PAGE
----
The Bishop for our diocese will be retiring soon, having submitted his resignation to the Holy Father. Recently, many of the local churches I attend have been offering a “spiritual bouquet” for him. Having sufficiently procrastinated on saying the rosary I’d promised, I decided to do it yesterday in between taking a test and class actually starting. I settled on the luminous mysteries. Not being too bright, by the time I finished my initial three Hail Mary’s, I had completely forgotten why it was I was praying the rosary. Looking to pray for someone, I asked a friend of mine if he had anything I could pray for. His answer didn’t sound too important; I don’t really think he believes in God and that’s fine, that’s his prerogative, but I decided I’d pray for him and his kind of silly intention (it was for his gains) regardless.
Around the second mystery I remembered poor Bishop Loverde whom I had forgotten and thought to myself that I should pray for both of them, though deep down I was feeling guilty for having forgotten. However, during the third mystery, the proclamation of the Kingdom of God, a thought occurred to me, no doubt put there by the Holy Spirit: God calls all of us, both Bishop and college student alike. This thought continued as I prayed on into the fourth mystery, the Transfiguration, and it struck me that along with a call to join God we are also called to be transformed by God, both Bishop and college student alike. That’s why we pray for Bishop Loverde, even though he’s undoubtedly holier than I am; even he has some transforming to do.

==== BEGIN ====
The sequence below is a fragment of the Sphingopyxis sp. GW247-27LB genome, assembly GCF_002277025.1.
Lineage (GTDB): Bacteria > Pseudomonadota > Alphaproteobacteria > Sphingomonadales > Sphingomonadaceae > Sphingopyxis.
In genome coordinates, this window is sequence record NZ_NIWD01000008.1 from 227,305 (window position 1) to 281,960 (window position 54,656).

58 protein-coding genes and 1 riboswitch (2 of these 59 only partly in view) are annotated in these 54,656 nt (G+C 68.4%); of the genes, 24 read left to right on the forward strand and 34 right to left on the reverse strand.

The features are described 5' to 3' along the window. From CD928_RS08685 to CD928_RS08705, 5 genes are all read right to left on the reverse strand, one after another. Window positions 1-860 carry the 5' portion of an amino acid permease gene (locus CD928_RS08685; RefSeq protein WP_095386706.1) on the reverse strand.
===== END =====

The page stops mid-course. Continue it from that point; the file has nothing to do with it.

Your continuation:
So how do we do that? How do we answer that call? Well I believe that answer is found in the fifth of those luminous mysteries, the institution of the Eucharist. How better for us to answer God’s call and to come to Him, than to draw near to Jesus in the Eucharist; than to willingly invite His physical presence to enter into our very bodies, and to transform us from within. Our Lord tells us in the gospel of St. John 6:57, “He that eateth my flesh, and drinketh my blood, abideth in me, and I in him.” Guys, that seems pretty clear to me. Jesus is just saying what all of our parents told us: you are what you eat. So maybe try and get out to a daily mass this week. Get yourself a dose of Jesus a little more than once a week, and let Him fill you up and start transforming your day-to-day.
God blessTags » eucharist, Luminous Mysteries, rosary